27 August 2018
Bringing Byzantium to
life with a course
in Kilkenny in 2004
For two years, on Monday morning in 2003 and 2004, I commuted on Monday mornings from Dublin to Kilkenny, where I delivered two 12-lecture courses on Islamic Studies (2003) and Byzantine Studies (2004).
The courses were part of a liberal studies programme organised as part of the access programmes run in conjunction with NUI Maynooth (now Maynooth University) on its Kilkenny campus.
I had recently left The Irish Times and was lecturing part-time on the BTh programme at the Church of Ireland Theological College (now CITI), and was also working with a mission agency based in Dublin.
Those were two interesting years. The two mini-courses offered the opportunity to meet friends in Kilkenny for lunch, including the late Peter Barrett, who was then Bishop of Cashel, Ferns and Ossory, the late Herbie Sherman, who was then the editor of the Diocesan Magazine, and Norman Lynas, who was then the Dean of Saint Canice’s Cathedral.
In the years that followed, I would learn to put my lecture notes on-line, making them available not only to students, who could interact more positively in the lecture room setting rather than taking furtive notes, but also for a wider circle at readers who could find easy access to courses they might not otherwise have an opportunity of signing up for.
I only started this blog in July 2010, six or seven years after designing and delivering these courses in Kilkenny.
Over time, as I found notes from lectures before July 2010, or journal papers, book chapters and newspaper features that I wanted to continue sharing, I began to post them on this blog.
In the meantime, however, I had lost many photographs and lecture notes. They included many photographs from travelling throughout China, photographs I had taken during many visits to Romania, Greece, Cyprus, Egypt and on Mount Sinai.
When digital cameras became popularly available, none of us realised that the cards held far fewer images than many of us have on a modern mobile phone over the course of a day today. Copying those photographs and lecture notes on discs seemed to be a good way of holding onto those memories.
But discs and memory cards were misplaced over time, they were inadequately labelled or indexed, or simply got lost moving from one office to another or one house to another.
I came across a few old discs a few weeks ago, at the bottom of a packing case, and had no idea what was on them.
I still have no idea what was on many of them. They have been corrupted, overwritten, or are no longer compatible with any laptop or system I can access.
But I came across a file with eight of the 12 lectures I delivered in Kilkenny back in 2004 on that module in Byzantine studies.
Last night, I decided to upload them onto this blog, backdate them to the days they were delivered, and add a few photographs to live them up.
Since I designed and delivered those two modules, many things have changed. Earlier this year, Maynooth closed its Kilkenny campus at Saint Kieran’s College.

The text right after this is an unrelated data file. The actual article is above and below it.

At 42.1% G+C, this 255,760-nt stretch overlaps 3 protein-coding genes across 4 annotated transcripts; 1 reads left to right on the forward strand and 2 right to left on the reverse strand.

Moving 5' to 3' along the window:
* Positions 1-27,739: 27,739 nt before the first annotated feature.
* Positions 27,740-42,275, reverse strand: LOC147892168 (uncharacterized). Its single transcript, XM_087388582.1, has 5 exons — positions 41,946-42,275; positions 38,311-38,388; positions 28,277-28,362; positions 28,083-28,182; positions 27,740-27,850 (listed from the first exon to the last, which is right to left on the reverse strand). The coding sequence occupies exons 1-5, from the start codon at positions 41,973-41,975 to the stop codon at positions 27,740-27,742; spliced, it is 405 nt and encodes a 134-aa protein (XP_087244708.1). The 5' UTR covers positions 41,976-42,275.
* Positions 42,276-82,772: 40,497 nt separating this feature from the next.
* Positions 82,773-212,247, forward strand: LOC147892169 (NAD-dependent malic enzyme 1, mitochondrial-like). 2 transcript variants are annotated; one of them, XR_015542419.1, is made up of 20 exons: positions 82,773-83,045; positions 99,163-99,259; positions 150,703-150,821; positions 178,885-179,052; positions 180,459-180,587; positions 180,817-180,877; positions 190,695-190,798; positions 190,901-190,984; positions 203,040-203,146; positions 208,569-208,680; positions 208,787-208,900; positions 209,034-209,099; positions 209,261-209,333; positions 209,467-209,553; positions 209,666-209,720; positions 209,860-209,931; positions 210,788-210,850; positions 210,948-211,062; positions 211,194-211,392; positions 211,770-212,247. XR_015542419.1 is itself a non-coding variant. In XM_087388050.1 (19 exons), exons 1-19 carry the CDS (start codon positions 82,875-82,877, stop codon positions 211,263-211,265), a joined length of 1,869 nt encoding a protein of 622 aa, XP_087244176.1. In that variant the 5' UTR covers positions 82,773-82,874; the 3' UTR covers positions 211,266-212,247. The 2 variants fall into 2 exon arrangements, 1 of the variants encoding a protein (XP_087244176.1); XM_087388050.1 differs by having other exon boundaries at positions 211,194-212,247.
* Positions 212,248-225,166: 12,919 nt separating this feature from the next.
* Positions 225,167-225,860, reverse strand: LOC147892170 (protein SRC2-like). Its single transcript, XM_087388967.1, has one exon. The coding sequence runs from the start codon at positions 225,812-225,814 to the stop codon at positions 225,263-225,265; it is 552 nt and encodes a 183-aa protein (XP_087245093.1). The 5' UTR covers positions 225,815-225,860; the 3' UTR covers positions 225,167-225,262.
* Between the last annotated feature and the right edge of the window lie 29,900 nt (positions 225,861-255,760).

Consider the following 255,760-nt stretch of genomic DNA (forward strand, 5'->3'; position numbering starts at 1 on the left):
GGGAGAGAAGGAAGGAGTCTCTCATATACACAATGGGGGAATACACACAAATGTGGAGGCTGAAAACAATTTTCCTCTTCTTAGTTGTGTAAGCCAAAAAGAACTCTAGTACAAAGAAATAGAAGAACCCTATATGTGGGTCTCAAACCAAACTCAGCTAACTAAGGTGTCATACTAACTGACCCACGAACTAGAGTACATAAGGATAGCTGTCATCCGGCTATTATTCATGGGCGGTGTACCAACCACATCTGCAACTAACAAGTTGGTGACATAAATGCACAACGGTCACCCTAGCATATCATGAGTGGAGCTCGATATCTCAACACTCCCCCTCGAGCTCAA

Although I return to Kilkenny regularly – I am hoping to attend David McDonnell’s installation as Dean of Saint Canice’s Cathedral on Thursday evening – and I continue to write features each month in the Diocesan Magazine, I am unlikely to find myself delivering a similar course on Byzantine studies in the years to come.
And, while I have only found eight of the 12 lecture notes for that module on Byzantine studies, I still think they offer a good introduction to the topic, providing a contemporary cultural context, drawing on the poetry of Constantine Cavafy, WB Yeats and Leonard Cohen, for example, as well as a reading list, suggested music to listen to, poetry and some links.
I designed and delivered the course in between working trips that also brought me to Romania, Athens, Alexandria, Mount Sinai in those months, followed by a week’s stay at Vatopedi Monastery on Mount Athos. So, the continuity in lectures was disrupted for all of us. But those working trips made the course a very living experience for me back in 2004, and I hope I enthused those who were taking part.
Should I find the missing, final four lectures on another disc, I hope to add them in time too.
The eight lectures available since last night are:
1, Why Byzantine studies? (2 February 2004);
2, Introducing Byzantine studies (2 February 2004);
3, A brief history of Byzantium and the Byzantine Empire (9 February 2004);
4, Heroes, anti-heroes and the women of Byzantium: some biographical sketches (9 February 2004);
5, Byzantine Culture and the Arts (16 February 2004);
6, Byzantine Literature and the Arts (16 February 2004);
7, Byzantine theology and Church life (1 March 2004);
8, Icons and Byzantine spirituality (1 March 2004).
The missing lectures from this programme are:
9, The other Byzantiums: Alexandria, Jerusalem, Damascus: the world of Dalrymple in the past and today.
10, Wrapping up loose ends in Byzantine history.
11, Where to find Byzantium today: the legacy and the heritage; Athens, Thessaloniki, Alexandria, Mount Athos, Ravenna, Sicily.
12, Package holidays in Byzantium: Greece, Cyprus, Mystras, Moscow and Cyprus, Bulgaria and Romania.